Where in Argentina do we see it at work?
We can see expressions of the presence of the German Modernist architectural traditions of the 1920s and 1930s in the urban landscape of the bigger cities, and particularly in the work of architects like Jorge Kalnay, Alberto Prebisch and Vladimiro Acosta. Moreover, leading architects such as Mario Roberto Alvarez applied many German Modern architectural ideas to their whole oeuvre.
Does German architecture remain influential today?
First of all I have to say that I don't like to use the word influence; I prefer to talk about a cultural dialogue or conversation. Anyhow, times change and the whole cultural situation is accommodated in different ways through time. The current relationship with German architecture has nothing to do with what happened in the early decades of the 20th century.
Why did you originally decide to become an architect?
Because I liked the wide humanist and artistic character of architecture, and because I was dazzled by the spectacle of the construction of the Bank of London and South America, by Clorindo Testa and SEPRA, in Buenos Aires.
As an architect, did Modernism influence you?
A lot, when I was practicing 20 years ago. And it still influences my work, because I still feel part of the profession and the discipline, just now with a different role.
So why the change to academia?
Because I felt that in this way I could make a better contribution to the renovation of architectural culture in my country.
What differences do we see in the various countries in your region regarding Modernism?
That’s a complex and difficult question, and again I’d need an entire book to even try to answer it! We’re talking about 20 countries, with very different histories, economies, and social, ethnic and cultural conditions. Also, there are many Modernisms in the history of architecture. So by definition there are many Modernisms in Latin America, just as there are in Europe, the USA, and elsewhere.
Do you have a favorite Modernist house in Latin America?
I’m afraid I have to be localist - the House over the Brook (Casa del Puente aka Museo Casa sobre el Arroyo, ed.), by Amancio Williams.
A house that was almost lost - so are things getting better for it now?
Fortunately, Amancio Williams believed in the importance of structure as the main part of a building. As a consequence, the house has not fallen apart. I believe that what is necessary for its value is, in the first place, social awareness of its value, and then the strong support of the authorities.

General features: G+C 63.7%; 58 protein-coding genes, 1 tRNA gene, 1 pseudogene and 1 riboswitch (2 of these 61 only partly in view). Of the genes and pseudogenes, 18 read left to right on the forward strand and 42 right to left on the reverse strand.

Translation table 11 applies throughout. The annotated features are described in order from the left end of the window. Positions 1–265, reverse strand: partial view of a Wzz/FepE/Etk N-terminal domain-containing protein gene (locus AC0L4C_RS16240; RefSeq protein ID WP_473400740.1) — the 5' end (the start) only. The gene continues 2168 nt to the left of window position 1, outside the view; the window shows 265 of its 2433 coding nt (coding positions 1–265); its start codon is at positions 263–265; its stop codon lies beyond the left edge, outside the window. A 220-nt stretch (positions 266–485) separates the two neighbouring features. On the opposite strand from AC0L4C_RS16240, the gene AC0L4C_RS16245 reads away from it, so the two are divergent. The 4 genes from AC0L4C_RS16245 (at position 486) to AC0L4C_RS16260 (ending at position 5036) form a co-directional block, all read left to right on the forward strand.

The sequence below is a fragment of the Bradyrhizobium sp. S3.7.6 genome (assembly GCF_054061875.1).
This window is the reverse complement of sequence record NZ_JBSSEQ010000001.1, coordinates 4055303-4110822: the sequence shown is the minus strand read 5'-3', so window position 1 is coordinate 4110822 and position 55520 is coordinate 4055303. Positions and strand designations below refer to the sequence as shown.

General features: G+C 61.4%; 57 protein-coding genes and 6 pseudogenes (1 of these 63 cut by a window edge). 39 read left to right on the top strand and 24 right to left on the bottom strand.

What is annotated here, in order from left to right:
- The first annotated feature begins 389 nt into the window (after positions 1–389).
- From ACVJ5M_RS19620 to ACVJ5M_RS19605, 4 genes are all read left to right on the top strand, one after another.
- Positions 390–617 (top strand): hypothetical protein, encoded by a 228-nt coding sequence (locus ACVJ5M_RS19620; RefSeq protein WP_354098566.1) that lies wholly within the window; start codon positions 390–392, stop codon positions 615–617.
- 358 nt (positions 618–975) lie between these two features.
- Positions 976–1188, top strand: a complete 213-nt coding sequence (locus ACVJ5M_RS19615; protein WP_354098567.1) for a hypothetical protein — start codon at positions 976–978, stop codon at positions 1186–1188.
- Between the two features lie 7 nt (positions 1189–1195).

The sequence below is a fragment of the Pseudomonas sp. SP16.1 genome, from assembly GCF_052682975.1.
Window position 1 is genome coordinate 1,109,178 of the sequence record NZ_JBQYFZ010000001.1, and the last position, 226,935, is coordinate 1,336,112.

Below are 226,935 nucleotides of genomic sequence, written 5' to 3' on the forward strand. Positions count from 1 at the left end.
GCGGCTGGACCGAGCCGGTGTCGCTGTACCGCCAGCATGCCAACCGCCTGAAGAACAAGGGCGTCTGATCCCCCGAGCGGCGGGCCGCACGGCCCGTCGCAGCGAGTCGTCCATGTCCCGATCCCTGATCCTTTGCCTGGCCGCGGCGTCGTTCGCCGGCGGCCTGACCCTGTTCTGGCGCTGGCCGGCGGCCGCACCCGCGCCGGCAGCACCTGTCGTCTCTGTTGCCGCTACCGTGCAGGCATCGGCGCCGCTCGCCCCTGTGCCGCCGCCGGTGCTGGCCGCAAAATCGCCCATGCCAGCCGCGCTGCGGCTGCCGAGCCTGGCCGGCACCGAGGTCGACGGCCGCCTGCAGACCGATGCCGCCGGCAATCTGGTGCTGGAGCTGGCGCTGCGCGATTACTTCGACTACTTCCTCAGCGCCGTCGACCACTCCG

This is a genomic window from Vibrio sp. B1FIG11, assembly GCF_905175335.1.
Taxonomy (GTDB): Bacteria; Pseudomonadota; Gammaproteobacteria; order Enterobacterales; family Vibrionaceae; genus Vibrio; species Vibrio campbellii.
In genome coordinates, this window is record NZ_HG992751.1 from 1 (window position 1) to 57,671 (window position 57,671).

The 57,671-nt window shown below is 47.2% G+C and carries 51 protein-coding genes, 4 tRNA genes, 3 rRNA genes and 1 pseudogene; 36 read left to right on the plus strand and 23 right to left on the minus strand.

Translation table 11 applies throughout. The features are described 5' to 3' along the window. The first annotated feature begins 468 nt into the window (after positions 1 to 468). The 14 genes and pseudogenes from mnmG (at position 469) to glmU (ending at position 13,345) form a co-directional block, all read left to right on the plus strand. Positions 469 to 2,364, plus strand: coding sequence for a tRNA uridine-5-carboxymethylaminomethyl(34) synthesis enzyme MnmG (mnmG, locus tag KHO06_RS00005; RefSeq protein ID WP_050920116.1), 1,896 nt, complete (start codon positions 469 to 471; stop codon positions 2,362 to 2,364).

What problems do Modern houses currently face in your region?
Architecture is not considered as having a particular value, except that given by tourism, industry or branding. That makes it hard to have a broad debate on the preservation of Modern buildings in our region. Equally, ignorance about architecture seems to be dominant in every sector of society - although that’s partly different, perhaps, in Brazil.
Are there many house museums in Argentina?
Yes there are, but not necessarily because of their architectural value.
Chile has no museum houses yet. Any idea why?
I don't think I can give a definitive answer - probably in Chile it’s hard to identify one or two clearly canonical houses.
Do you have a favorite Latin American architect?
Paulo Mendes da Rocha. Because in his ideas and work he embodies the most serious aspirations of development and social justice, and as an architect he has the most profound understanding of the epoch in which we live, and architecture’s position in it.
What are your own hopes and dreams for architecture in Latin America?
I’d like the ideas of Paulo Mendes to be understood and discussed by architects and others in Latin America and beyond. I wish the profession would realize that architecture demands an enormous responsibility which does not end with the circumstantial demands of clients in the present, but has duties to humanity’s (and nature’s) past and future.
Every country in Latin America is different as you say, but what measures would help iconic houses to be protected across the continent as a whole?
I believe that we architects have the main role. In the first place, to educate architectural students about the value of these houses. After that we need to educate the social, economic and political elites. Mainly I think we need to develop public campaigns to create awareness throughout society.
How can Iconic Houses help?
By increasing awareness of these issues.
What do you expect of the conference?
That it could be a good opportunity to enhance our knowledge of Latin American houses, by filling in the important holes in the history of Modern architecture.
Which house tour in New Canaan are you most looking forward to?
Philip Johnson's Glass House. Because it is an extreme response to dwelling.
Jorge recommends watching the trailer of the documentary film Amancio Williams by Gerardo Panero.
Photo: Jorge with Casa sobre el Arroyo/Casa del Puente (Mar del Plata, Argentina) in the background.
Publication date 19 March